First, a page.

When The Industry Trust group was contacted by a representative from TorrentFreak in order to get an exclusive look at the report that made such remarks, they were treated with a half no.
Why half-no why not a full no?
Well, a half-no because the TorrentFreak representatives were only trusted enough to be shown a small portion of the figures that were presented in the report.
It was later revealed that The Industry Trust group had a special deal with some other publication and because of that, they were not at the liberty to share the contents of the whole report with TorrentFreak.
Regardless, it remains to be seen if the report really made sense. Because even if we assume that everything Bale said in his piece was correct and verifiable, then there is still enough room for discussion where it could be argued that streaming content from a Kodi device was no more harmful than visiting YouTube or streaming from Netflix or even from Television itself.
So What’s The Core Issue With People Using Kodi Devices?
At the heart of the issue is the question of whether people are more likely to be exposed to content that is inappropriate for their age, taste or beliefs.
Keeping that in mind, it makes sense that Bale is trying to make people believe that some of the content that is available through pirated services such as modified Kodi devices was not really safe because it did not make efforts to adhere to the British Board of Film Classifications age rating system.
Moreover, whenever such content made it to the air on a Television, there was a specific warning before the actual display of the content while viewers on Kodi devices would get no warning whatsoever.
Just to take an example, there are films. Then there are films that are suitable for watching alone and with family.
Then there are other films which are age-appropriate for people under ten and then there are furthermore films which are aimed at teenagers.
By viewing content from a Kodi device, users run the risk of exposing a film that was made for 18+ audiences to their teenage child.
And there is nothing stopping the child from viewing that kind of a film because Kodi devices don’t have that functionality and there is no authority present in the UK or anywhere else on earth for that matter, that regulates what does and doesn’t get on Kodi devices.
Bales further explained his point about consumer risk with using Kodi device by saying that the more concerning part of the study, he calls it research but whatever, was the tendency for families to engage in Digital TV Piracy.
He said that families knowingly or unknowingly engaged in piracy through the use of the modified Kodi devices on their trusted family TV and, more often than not, left their children alone to use the technology, however, they wanted to and without supervision i.e on their own.
Bales further cited some more statistics to persuade the readers. He wrote that, in fact, more than three quarters, in other words, more than seventy-five percent of the parents who had participated in Digital TV Piracy reported that their child or children were allowed to have access to unauthorized content and without supervision.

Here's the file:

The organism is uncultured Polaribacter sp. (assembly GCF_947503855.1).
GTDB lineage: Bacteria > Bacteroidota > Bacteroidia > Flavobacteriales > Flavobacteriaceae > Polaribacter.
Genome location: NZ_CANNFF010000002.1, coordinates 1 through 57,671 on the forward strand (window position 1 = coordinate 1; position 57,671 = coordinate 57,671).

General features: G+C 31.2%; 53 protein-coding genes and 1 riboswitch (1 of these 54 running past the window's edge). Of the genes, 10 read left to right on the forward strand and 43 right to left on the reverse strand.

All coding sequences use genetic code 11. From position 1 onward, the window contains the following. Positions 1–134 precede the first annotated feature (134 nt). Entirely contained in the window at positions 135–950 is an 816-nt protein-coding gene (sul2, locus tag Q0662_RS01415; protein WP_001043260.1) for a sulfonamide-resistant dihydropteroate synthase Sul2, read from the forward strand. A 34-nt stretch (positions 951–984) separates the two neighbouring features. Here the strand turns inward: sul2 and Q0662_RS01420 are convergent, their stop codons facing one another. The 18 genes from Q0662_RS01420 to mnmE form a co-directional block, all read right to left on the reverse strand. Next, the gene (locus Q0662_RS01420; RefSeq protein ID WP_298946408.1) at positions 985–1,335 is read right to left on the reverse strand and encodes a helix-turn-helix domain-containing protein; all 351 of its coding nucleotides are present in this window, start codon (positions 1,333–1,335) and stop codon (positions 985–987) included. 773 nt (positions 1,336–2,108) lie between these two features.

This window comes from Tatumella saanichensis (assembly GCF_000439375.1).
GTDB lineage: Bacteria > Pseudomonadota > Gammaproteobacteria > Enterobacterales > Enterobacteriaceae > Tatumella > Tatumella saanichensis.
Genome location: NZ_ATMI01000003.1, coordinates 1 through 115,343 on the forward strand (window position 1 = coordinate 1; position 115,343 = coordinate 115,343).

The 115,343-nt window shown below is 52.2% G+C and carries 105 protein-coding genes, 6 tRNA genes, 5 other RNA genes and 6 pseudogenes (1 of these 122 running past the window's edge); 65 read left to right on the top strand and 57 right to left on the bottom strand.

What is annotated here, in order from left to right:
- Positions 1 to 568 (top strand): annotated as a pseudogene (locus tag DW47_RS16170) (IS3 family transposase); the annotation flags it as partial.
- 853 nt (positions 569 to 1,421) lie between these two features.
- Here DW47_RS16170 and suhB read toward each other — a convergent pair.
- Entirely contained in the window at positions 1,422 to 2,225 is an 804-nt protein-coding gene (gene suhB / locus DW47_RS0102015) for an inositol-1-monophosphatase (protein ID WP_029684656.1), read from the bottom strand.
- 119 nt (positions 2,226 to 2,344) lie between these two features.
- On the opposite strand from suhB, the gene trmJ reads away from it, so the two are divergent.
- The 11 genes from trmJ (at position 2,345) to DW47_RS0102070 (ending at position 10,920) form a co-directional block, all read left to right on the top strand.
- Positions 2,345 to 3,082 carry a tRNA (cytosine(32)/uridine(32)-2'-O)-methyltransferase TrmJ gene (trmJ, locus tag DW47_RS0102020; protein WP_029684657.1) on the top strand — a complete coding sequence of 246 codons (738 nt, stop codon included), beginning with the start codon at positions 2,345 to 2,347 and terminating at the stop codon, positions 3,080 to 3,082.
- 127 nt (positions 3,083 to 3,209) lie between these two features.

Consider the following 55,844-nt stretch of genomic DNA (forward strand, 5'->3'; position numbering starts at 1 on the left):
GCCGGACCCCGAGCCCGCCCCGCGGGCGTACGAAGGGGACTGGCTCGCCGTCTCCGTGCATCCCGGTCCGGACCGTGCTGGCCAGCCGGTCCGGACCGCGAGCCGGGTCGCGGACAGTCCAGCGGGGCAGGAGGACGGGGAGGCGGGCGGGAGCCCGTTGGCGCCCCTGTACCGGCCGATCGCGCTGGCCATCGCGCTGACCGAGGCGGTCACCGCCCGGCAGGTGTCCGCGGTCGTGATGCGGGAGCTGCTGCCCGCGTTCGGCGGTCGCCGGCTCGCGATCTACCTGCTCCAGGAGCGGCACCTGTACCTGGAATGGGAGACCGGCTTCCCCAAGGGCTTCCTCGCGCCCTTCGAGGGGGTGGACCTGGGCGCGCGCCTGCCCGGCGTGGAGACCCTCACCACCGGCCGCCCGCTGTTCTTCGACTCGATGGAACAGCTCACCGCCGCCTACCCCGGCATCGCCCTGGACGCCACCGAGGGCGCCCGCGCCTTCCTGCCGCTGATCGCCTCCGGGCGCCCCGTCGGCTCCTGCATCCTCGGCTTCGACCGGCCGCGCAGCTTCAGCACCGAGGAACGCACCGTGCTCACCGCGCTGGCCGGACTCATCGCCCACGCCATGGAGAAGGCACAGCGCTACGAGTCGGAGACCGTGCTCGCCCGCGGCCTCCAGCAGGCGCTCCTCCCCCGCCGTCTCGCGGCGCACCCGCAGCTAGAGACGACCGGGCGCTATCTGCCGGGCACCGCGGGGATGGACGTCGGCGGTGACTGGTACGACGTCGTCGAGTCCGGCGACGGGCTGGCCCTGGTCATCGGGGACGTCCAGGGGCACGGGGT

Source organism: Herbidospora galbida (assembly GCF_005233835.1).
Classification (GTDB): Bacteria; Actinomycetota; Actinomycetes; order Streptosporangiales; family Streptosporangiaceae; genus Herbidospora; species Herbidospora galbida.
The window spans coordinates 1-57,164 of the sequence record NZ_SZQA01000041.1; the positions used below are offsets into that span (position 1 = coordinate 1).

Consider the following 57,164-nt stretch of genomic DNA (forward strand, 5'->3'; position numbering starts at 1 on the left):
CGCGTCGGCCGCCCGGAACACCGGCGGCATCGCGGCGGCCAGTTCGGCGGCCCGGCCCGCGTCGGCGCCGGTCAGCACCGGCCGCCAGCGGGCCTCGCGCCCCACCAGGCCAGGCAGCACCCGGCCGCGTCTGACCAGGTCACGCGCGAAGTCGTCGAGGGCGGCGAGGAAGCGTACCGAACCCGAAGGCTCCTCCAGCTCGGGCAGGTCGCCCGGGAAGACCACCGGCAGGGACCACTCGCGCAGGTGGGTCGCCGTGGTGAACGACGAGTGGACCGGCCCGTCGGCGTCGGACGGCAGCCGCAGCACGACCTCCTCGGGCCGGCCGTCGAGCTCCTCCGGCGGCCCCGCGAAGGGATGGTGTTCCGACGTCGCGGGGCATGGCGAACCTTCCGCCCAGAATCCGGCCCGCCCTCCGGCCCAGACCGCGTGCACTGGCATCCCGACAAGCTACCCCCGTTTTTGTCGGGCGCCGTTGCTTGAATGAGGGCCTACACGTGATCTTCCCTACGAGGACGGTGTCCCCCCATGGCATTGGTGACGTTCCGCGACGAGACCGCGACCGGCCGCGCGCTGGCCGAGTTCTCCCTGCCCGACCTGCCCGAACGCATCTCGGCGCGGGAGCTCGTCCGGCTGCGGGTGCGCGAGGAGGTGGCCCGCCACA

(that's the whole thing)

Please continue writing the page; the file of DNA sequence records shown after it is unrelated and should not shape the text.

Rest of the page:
Furthermore, another seven percent stated that they had actually installed the Kodi technology on their TV sets in their children’s bedrooms.
Well, to readers who haven’t been following Kodi related news for a while, this would seem like an ideal place where the child maneuvers himself into a position where he comes into contact with content that he shouldn’t.
In other words, a moral apocalypse right?
What could go more wrong?
A child, alone in a room for long enough period is, in and of itself, an accident waiting to happen. Put that child in a room with a device that can show any kind of content from the internet without any regulation and it seems like there could be nothing more disaster-prone.
The situation gets even bleaker when the same child is joined by a group of friends around a dangerous technology such modified Kodi devices in the room. Nothing is there to stop them from watching whatever they want to and for however long they want to.
An almost perfect setting for the devil to pollute the young children’s mind and corrupt their beliefs by replacing them with filth. Mostly violent filth.
In other words, say hello to the greatest invention of the past century, the Internet.
Readers who know how the internet works and how people generally consume content nowadays are privy to the fact that given the technology and its ubiquitousness there is an opportunity for everybody, from the elderly to the infants, to get exposed to the filth that is readily available on the internet.
But should that mean that the internet should be banned altogether or even worse, more regulation be brought forward in order to sanitize the use of the Internet?
Well, let’s read a bit more to find out.
The first thing to know here is that it is the parent’s responsibility to watch out what their children are watching. That holds true no matter what the device or the source of content. Only singling out devices such as modified Kodi ones only reeks of failed attempts at scaring people away from devices such as Kodi with no intention of benefitting the people.
Moreover, as alluded to earlier as well, kids these days have access to computers and smartphones already, so why not bring up this issue in that regard as well?
The internet is not going to transform itself into a place of rainbows and roses for children under 8. In other words, the Internet doesn’t know anything concrete about the user (it knows some things) and hence it is the duty of the parents to guide their children on what to consume and what not to.
To put it another way, if Kodi devices don’t have any parental controls, then so does the internet. So should people stay away from the internet as well?
That doesn’t make sense.
There is no doubt that children should be protected from potential harm but it should not be hardware specific.
Needless to say, Bale’s attempt to warn people is only limited to Kodi USB sticks and Kodi third-party add-ons as these are the only ones that are eating into their revenues.
Will it work?
Short answer: no.
Long answer: definitely no.